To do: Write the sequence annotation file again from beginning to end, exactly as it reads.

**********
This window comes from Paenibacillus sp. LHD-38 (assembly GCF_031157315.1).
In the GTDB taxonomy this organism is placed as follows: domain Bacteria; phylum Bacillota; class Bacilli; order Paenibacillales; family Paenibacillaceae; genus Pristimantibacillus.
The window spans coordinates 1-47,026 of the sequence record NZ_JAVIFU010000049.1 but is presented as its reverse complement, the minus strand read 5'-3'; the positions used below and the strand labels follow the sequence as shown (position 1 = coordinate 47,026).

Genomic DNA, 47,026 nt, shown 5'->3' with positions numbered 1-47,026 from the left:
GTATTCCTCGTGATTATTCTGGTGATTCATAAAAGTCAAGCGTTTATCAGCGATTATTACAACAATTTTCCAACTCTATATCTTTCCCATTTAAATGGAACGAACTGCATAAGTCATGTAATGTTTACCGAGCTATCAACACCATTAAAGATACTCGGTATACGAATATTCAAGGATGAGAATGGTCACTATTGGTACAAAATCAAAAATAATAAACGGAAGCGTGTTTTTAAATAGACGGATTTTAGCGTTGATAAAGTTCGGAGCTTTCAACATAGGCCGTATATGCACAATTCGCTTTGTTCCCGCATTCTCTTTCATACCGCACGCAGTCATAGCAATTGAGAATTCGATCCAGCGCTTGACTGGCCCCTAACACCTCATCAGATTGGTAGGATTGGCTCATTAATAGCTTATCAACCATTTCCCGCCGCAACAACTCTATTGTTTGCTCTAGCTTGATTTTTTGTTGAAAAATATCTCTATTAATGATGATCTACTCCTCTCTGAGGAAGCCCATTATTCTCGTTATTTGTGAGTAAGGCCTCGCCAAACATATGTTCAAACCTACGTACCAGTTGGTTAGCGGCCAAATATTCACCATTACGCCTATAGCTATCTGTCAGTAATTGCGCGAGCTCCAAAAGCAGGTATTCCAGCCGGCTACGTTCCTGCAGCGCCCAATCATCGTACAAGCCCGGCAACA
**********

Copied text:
This window comes from Paenibacillus sp. LHD-38 (assembly GCF_031157315.1).
In the GTDB taxonomy this organism is placed as follows: domain Bacteria; phylum Bacillota; class Bacilli; order Paenibacillales; family Paenibacillaceae; genus Pristimantibacillus.
The window spans coordinates 1-47,026 of the sequence record NZ_JAVIFU010000049.1 but is presented as its reverse complement, the minus strand read 5'-3'; the positions used below and the strand labels follow the sequence as shown (position 1 = coordinate 47,026).

Genomic DNA, 47,026 nt, shown 5'->3' with positions numbered 1-47,026 from the left:
GTATTCCTCGTGATTATTCTGGTGATTCATAAAAGTCAAGCGTTTATCAGCGATTATTACAACAATTTTCCAACTCTATATCTTTCCCATTTAAATGGAACGAACTGCATAAGTCATGTAATGTTTACCGAGCTATCAACACCATTAAAGATACTCGGTATACGAATATTCAAGGATGAGAATGGTCACTATTGGTACAAAATCAAAAATAATAAACGGAAGCGTGTTTTTAAATAGACGGATTTTAGCGTTGATAAAGTTCGGAGCTTTCAACATAGGCCGTATATGCACAATTCGCTTTGTTCCCGCATTCTCTTTCATACCGCACGCAGTCATAGCAATTGAGAATTCGATCCAGCGCTTGACTGGCCCCTAACACCTCATCAGATTGGTAGGATTGGCTCATTAATAGCTTATCAACCATTTCCCGCCGCAACAACTCTATTGTTTGCTCTAGCTTGATTTTTTGTTGAAAAATATCTCTATTAATGATGATCTACTCCTCTCTGAGGAAGCCCATTATTCTCGTTATTTGTGAGTAAGGCCTCGCCAAACATATGTTCAAACCTACGTACCAGTTGGTTAGCGGCCAAATATTCACCATTACGCCTATAGCTATCTGTCAGTAATTGCGCGAGCTCCAAAAGCAGGTATTCCAGCCGGCTACGTTCCTGCAGCGCCCAATCATCGTACAAGCCCGGCAACA